Posted 12/2/2008 4:57 PM (GMT -6)   
BigDog-I am sorry, i dont know why i was refering to your child as a little boy! not paying attention i guess,lol.

Taking out the colon does "cure" you from UC. Most of the problems that go along with it will go away too, or lessen anyway. No more meds, there isn't anything to treat. I don't know about what you are saying about her skin, i dont know what that is.
I had a lot of random all over pain when i had UC and it went away after i had my colon out. It took a while for those pains to go away. And i have this weird rash thing that shows up on my hands sometimes, it started a few days after i first got sick with UC and even though i do still have it, it's not nearly as bad. Her health in general will be tons better, once that toxic colon is out!

New Member

Date Joined Dec 2008
Total Posts : 3
   Posted 12/3/2008 1:18 AM (GMT -6)   
My daughter is 21. She was diagonoised at 16. She has had some really ruff times . She is in severe stages right now. The doctor has discussed removing her colon. I was just wondering how does this work. Do you have to wear a bag all of the time after surgery.

Veteran Member

Date Joined Aug 2006
Total Posts : 6571
   Posted 12/3/2008 1:20 PM (GMT -6)   
depends on the surgery. If you have a j-pouch you wear a bag for about 6-8 weeks then they reconnect the small intestine to the rectum, and they make a little pouch in the small intestine that holds the poo.
If you get a permanent ileo (what i have) you wear a bag all the time.

Veteran Member

Date Joined Aug 2007
Total Posts : 2204
   Posted 12/3/2008 2:06 PM (GMT -6)   
Here's a link to learn more about UC surgery options:

Diagnosed with ulcerative colitis spring 1999.
Maintenance dose sulfasalazine.
Probiotics, l-glutamine and fish oil caps. George's aloe vera juice. Oregano oil antibiotic, antiviral, antifungal. Long-term remission with only minor blips.

Regular Member

Date Joined Oct 2008
Total Posts : 80
   Posted 12/3/2008 4:18 PM (GMT -6)   
I was diagnosed when I was 8. That was 27 years ago. I am actually glad my parents did not do surgery. I know the medical options are much better now than they were 27 years ago but at least I can say the decision is mine to make. I too have tried all sorts of drugs but nothing really seems to work. I personally, will only try surgery if all other methods have been exhausted. Currently I am going as holistic as possible. watching my diet and doing acupuncture. So far I have seen slight improvements. Hope this helps.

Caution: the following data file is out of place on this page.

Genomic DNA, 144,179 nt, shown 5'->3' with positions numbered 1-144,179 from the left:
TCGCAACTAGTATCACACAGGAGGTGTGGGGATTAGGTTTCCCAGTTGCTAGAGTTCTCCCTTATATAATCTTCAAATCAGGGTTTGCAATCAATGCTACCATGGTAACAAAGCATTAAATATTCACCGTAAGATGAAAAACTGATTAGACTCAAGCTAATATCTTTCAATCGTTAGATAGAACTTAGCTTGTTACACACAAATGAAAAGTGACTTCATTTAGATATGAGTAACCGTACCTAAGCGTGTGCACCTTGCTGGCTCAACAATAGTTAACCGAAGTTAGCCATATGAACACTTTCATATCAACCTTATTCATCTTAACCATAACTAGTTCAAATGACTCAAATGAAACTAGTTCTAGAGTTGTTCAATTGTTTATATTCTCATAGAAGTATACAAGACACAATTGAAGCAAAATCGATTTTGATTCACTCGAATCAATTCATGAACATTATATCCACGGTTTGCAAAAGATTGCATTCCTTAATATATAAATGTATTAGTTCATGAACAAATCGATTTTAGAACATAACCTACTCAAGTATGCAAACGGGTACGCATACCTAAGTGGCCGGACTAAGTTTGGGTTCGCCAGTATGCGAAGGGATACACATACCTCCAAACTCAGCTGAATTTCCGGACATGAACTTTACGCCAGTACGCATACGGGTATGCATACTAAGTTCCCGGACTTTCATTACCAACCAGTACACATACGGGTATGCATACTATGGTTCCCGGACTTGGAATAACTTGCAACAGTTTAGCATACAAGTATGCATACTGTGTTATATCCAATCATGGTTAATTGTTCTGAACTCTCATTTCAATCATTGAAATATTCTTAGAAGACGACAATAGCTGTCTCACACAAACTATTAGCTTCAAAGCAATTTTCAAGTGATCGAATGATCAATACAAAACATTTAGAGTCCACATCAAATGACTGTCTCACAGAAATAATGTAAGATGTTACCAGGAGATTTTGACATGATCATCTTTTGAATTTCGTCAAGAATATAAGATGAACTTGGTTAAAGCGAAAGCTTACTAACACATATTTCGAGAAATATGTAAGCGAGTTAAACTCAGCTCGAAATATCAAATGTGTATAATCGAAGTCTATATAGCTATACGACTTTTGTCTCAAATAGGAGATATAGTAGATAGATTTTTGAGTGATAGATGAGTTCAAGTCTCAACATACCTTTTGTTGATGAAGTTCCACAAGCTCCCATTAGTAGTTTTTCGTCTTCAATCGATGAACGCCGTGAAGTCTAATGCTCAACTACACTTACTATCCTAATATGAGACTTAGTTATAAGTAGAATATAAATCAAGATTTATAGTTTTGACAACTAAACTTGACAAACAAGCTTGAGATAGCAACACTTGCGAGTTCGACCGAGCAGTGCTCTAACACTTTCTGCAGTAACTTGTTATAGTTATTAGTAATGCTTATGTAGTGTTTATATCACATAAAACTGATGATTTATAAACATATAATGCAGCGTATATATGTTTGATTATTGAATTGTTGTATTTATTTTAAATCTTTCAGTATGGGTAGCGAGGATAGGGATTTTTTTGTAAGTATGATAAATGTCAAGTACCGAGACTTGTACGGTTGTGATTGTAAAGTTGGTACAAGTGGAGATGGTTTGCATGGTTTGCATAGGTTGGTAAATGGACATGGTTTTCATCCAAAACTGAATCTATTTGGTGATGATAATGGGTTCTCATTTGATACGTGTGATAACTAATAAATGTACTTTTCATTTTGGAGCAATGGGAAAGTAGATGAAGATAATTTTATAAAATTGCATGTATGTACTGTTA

Veteran Member

Date Joined Feb 2003
Total Posts : 1251
   Posted 12/3/2008 7:18 PM (GMT -6)   
I was diagnosed with UC at age 5 and had my ileostomy surgery when I was 10 (mine is a permanent ileostomy, no j pouch).

My parents' biggest worry was that one day I would turn around and say to them "Why did you let them do this to me?" I never have. It's the best decision they ever made for me. Because I've grown up with it, it's just a part of me, like my hands and feet.

Thirty two years later and I've travelled the world, work full time, have a mortgage and generally, life is pretty good. There isn't enough money in the world to pay me to go back to pre-surgery life with UC.

An ostomy won't stop her from enjoying life - only her mind will :)

Good luck on your decision.
I have had an ileostomy for 32 years now due to UC.
Moderator of the Ostomy Forum
I'm not a complete idiot - some parts of me are missing!

Regular Member

Date Joined Sep 2007
Total Posts : 69
   Posted 12/3/2008 7:31 PM (GMT -6)   
I just want to say good luck and it's not to early. Just research.
Mild case of UC~04   Left Side Colitis~ 05-06  Pancolitis~ 07
6-mp 50mg ~ 2 pill a day ~~ Lialda ~ 4 pills a day ~~ Librax 5-2.5mg~3 times a day ~~ Lexapro 20mg ~ 1 a day ~~ Zegerid ~ 1 a day ~~ Birthcontrol ~ 1 a day